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New insights in radiation-induced leukoencephalopathy: a prospective cross-sectional study

  • Flavie Bompaire
  • Marion Lahutte
  • Stephane Buffat
  • Carole Soussain
  • Anne Emmanuelle Ardisson
  • Robert Terziev
  • Magali Sallansonnet-Froment
  • Thierry De Greslan
  • Sébastien Edmond
  • Mehdi Saad
  • Christophe Nioche
  • Thomas Durand
  • Sonia Alamowitch
  • Khe Hoang Xuan
  • Jean Yves Delattre
  • Jean Luc Renard
  • Hervé Taillia
  • Cyrus Chargari
  • Dimitri Psimaras
  • Damien Ricard
Original Article
  • 40 Downloads

Abstract

Background

Radiation-induced leukoencephalopathy (RIL) is the most threatening delayed complication of cerebral radiotherapy (RT) and remains roughly defined by cognitive dysfunction associated with diffuse FLAIR MRI white matter hyperintensities after brain irradiation. We documented clinical, neuropsychological, and radiological aspects of RI in order to refine diagnostic criteria.

Methods

Patients referred to our center for deterioration in cognitive complaint at least 6 months after completing a focal or whole brain RT underwent a systematic cross-sectional assessment including clinical examination, neuropsychological tests, and a standardized MRI protocol. Patients with progressive tumor were excluded.

Results

Forty patients were prospectively enrolled. Of these, 26 had received a focal RT, median dose of 53 Gy (range 50 to 60), and 14 had received a whole brain RT, median dose of 30 Gy. Cognitive complaints, gait apraxia, and urinary troubles were reported in 100, 67, and 38% of cases, respectively. On neuropsychological examination, patients displayed a global and severe cognitive decline through a subcortical frontal mode. The cognitive changes observed were not hippocampic, but related to executive dysfunction. On MRI, 68% of the patients had extensive FLAIR hyperintensities with anterior predominance, 87% had brain atrophy, and 21% had intraparenchymal cysts. T2*-weighted MRI showed small asignal areas in 53% of the patients. These abnormalities are evocative of cerebral small vessel disease. Fractional anisotropy in the corpus callosum correlated with the cognitive evaluation. No differentiation in terms of cognitive and MRI features could be made between patients treated with focal brain RT (glioma) and patients treated with WBRT (for brain metastases or PCNSL).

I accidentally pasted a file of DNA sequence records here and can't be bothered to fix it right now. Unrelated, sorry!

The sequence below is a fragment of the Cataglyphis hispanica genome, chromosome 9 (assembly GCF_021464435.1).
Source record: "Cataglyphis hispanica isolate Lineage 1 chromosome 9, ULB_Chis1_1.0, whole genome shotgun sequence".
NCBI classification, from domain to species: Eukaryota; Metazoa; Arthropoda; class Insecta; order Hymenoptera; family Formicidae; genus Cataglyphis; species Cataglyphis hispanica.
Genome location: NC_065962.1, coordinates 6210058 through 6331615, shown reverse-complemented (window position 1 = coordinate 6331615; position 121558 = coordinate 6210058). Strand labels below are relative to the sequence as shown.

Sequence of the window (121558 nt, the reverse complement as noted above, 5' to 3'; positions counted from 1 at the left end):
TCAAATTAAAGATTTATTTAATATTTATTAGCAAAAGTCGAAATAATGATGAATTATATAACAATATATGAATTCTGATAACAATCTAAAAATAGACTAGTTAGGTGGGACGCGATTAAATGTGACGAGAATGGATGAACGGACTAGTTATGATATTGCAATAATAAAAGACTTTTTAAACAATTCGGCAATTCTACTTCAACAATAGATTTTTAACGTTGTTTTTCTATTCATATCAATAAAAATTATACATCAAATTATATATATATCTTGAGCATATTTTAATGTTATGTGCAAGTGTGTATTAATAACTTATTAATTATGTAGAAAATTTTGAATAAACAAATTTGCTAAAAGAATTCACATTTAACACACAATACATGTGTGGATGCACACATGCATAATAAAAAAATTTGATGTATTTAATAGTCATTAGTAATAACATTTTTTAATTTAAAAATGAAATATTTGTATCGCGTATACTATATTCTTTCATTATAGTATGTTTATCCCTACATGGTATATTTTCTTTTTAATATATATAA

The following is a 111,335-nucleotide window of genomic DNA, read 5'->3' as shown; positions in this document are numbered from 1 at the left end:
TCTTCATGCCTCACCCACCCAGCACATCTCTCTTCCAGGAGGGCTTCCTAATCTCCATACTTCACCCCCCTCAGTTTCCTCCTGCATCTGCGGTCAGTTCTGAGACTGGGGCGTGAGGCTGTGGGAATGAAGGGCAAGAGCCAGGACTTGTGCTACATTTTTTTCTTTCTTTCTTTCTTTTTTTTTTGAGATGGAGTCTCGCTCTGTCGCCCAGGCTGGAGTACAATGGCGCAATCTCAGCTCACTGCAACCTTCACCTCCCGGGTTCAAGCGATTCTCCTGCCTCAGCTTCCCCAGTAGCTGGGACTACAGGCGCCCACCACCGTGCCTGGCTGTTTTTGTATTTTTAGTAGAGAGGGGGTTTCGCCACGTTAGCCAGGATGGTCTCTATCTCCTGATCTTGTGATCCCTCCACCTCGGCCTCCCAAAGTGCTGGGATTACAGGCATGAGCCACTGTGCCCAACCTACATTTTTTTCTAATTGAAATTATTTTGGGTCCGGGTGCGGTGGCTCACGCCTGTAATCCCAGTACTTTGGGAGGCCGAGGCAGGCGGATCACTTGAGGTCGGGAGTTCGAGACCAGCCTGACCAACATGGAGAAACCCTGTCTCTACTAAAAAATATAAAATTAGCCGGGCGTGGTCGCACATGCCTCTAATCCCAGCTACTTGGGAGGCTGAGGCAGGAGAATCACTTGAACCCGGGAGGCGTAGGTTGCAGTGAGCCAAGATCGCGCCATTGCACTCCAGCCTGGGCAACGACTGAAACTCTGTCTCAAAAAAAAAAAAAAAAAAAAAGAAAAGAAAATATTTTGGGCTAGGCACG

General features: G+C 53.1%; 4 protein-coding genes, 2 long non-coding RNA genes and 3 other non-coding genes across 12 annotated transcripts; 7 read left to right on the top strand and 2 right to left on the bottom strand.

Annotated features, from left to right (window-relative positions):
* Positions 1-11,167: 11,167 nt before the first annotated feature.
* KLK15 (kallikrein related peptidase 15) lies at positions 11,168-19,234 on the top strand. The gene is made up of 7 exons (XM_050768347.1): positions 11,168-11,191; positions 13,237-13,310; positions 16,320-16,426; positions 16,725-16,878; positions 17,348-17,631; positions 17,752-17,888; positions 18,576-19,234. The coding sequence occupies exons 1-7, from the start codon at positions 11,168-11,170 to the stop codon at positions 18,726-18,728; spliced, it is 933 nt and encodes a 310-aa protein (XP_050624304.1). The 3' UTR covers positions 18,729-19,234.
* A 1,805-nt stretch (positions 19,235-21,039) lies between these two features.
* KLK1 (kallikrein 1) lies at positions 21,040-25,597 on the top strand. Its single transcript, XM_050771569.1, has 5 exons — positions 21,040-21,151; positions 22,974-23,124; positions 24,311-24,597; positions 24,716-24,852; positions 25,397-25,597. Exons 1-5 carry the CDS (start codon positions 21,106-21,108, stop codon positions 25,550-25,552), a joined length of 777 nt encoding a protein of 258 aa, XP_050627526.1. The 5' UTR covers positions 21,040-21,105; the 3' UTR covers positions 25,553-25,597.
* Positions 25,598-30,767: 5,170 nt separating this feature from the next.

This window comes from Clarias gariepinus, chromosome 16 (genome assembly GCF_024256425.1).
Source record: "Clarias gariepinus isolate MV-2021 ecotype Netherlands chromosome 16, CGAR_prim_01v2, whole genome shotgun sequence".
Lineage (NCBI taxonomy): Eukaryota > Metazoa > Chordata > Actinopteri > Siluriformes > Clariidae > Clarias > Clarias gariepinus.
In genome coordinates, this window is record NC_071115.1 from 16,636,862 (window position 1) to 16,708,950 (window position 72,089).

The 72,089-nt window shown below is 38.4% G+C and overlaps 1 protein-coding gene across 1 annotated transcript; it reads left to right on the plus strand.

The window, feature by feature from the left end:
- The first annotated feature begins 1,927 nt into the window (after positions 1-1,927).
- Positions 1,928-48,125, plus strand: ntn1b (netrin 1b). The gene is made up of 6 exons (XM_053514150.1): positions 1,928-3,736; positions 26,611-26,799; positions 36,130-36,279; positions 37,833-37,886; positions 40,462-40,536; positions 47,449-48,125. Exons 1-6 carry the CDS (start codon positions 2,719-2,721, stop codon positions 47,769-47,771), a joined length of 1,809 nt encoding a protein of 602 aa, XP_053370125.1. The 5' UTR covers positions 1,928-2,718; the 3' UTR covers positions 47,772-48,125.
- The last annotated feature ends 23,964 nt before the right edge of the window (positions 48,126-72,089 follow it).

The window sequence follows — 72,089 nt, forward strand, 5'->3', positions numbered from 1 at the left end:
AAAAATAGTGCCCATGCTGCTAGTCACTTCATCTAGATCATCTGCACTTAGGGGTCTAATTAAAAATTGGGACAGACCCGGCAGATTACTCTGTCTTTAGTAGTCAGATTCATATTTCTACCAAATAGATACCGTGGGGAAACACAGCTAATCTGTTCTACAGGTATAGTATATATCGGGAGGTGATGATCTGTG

Conclusions

RIL can be defined by clinical symptoms (subcortical frontal decline, gait apraxia, urinary incontinence) and MRI criteria (cortico-subcortical atrophy, spread FLAIR HI, T2* asignals). This condition mimics a diffuse progressive cerebral small vessel disease triggered by RT, independent of RT protocol.

Keywords

Leukoencephalopathy Radiation therapy Dementia Cerebral small vessel disease 

Notes

Acknowledgements

The authors would like to acknowledge Dr. Loic Feuvret for his work on this paper. He is the radiotherapist that helped to do all the matches between patients MRI and radiotherapy protocol (dedicated to the link between radiotherapy and neurology).

Author contribution

F. Bompaire: Data acquisition and analysis, data interpretation, manuscript redaction

M. Lahutte: MRI realization and analysis

S. Buffat: MRI analysis

C. Soussain: Study design

A.E. Ardisson: Cognitive evaluation realization and analysis

R. Terziev: MRI analysis